Thanks so much for all of this excellent information! We are planning to do this itinerary, the Iceland 4-Day and Snaefellnes Peninsula in September 2020. Do we need a 4WD vehicle? In some places in the itineraries you mention bad or bumpy roads but then in other places that it might not be necessary to have 4WD in summer. If you had the plans that we have, what would you do?
Tuesday 10th of March 2020
Hi Candy, normally, you don't need a 4WD for our 4-day itinerary or Snaefellnes/Reykjanes Peninsulas in September. However, there are some places that you won't be able to reach in a regular car - for example, the two orange lighthouses in Snaefellsnes Peninsula. Also Krysuvikurberg on Reykjanes Peninsula requires a somewhat higher car. So it's really your call, depending on what exactly you want to do. If you plan to drive any of the F-roads, make sure you rent the right car that is actually allowed on them. Otherwise, just stick to the Ring Road and the main roads and you'll be fine in a regular vehicle.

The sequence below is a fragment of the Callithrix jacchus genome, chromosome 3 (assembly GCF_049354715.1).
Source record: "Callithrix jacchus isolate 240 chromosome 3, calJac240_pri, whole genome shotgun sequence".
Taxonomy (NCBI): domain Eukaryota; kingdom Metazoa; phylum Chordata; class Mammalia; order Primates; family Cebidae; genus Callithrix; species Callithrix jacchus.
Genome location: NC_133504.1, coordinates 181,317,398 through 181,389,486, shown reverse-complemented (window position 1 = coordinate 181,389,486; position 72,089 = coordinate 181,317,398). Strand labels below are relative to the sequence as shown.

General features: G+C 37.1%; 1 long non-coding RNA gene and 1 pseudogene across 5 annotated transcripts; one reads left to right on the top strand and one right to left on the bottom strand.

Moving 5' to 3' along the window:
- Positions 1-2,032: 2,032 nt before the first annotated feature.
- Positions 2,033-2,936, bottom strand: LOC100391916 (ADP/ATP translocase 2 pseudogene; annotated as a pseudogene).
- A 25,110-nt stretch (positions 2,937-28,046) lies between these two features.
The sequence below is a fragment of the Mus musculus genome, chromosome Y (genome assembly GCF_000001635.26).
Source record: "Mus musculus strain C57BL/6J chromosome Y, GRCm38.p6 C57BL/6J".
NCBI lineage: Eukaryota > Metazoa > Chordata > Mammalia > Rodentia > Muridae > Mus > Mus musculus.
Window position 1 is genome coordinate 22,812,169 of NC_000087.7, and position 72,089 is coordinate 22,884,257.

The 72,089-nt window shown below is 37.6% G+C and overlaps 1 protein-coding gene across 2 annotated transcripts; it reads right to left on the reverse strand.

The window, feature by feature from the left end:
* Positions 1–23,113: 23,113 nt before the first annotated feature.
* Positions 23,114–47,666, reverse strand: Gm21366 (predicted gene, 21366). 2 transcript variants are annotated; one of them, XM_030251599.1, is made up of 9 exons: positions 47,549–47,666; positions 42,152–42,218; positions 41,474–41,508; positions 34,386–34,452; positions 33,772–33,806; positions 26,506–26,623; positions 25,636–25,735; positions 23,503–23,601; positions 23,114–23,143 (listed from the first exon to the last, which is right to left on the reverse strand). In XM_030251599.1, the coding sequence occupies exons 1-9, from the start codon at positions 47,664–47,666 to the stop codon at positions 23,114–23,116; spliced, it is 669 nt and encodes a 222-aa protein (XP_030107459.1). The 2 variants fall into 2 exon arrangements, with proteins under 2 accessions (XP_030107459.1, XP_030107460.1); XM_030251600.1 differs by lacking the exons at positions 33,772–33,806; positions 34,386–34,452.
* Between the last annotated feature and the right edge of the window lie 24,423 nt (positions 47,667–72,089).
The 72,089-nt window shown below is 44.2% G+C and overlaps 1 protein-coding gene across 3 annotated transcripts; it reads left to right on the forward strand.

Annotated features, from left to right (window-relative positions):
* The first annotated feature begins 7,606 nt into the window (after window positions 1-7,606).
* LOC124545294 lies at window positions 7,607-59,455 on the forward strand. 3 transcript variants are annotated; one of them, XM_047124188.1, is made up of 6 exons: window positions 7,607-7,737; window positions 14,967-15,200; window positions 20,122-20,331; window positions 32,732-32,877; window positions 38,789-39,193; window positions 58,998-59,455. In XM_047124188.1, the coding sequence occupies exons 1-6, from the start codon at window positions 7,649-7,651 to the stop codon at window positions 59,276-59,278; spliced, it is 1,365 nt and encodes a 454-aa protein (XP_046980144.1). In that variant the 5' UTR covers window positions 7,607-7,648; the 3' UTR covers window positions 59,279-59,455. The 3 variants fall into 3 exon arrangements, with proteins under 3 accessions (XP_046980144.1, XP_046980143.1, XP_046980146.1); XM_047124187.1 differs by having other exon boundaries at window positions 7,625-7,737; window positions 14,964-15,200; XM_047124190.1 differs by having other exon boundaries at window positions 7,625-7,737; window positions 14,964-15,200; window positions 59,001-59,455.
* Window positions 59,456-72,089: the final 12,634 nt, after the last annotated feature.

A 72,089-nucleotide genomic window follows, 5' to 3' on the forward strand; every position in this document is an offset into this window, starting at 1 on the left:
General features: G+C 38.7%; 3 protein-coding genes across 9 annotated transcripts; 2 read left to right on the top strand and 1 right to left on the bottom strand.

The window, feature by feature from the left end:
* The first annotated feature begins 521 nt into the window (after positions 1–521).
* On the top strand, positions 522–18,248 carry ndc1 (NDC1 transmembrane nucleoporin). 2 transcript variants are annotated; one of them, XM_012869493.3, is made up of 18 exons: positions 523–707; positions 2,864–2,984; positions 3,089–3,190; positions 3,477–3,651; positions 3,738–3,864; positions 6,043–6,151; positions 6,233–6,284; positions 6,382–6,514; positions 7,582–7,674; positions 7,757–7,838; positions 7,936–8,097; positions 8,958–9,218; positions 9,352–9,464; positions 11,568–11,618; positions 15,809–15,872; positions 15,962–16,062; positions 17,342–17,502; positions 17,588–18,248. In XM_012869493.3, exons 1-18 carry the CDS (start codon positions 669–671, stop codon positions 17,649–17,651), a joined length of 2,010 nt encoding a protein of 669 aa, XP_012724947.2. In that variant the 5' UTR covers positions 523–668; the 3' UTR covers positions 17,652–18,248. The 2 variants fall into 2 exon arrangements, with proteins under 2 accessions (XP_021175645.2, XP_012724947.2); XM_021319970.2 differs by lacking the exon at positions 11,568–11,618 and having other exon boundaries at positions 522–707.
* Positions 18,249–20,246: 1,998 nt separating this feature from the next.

My own personal choice is to go with a 4WD for all Iceland trips (+ full insurance, always). We always end up venturing a bit off the main road, exploring some less visited areas, and it's nice not to have to worry about the car or insurance not covering our adventures. Mind you, we don't do anything extremely adventurous, but it's good for our peace of mind. On our last trip, we rented a Kia Sorrento 4WD (we travelled with 3 kids, so needed a big car). But if it's just two of you, you may be fine with a smaller/cheaper car like a Dacia Duster 4x4.
Hope this helps. You'll love Iceland!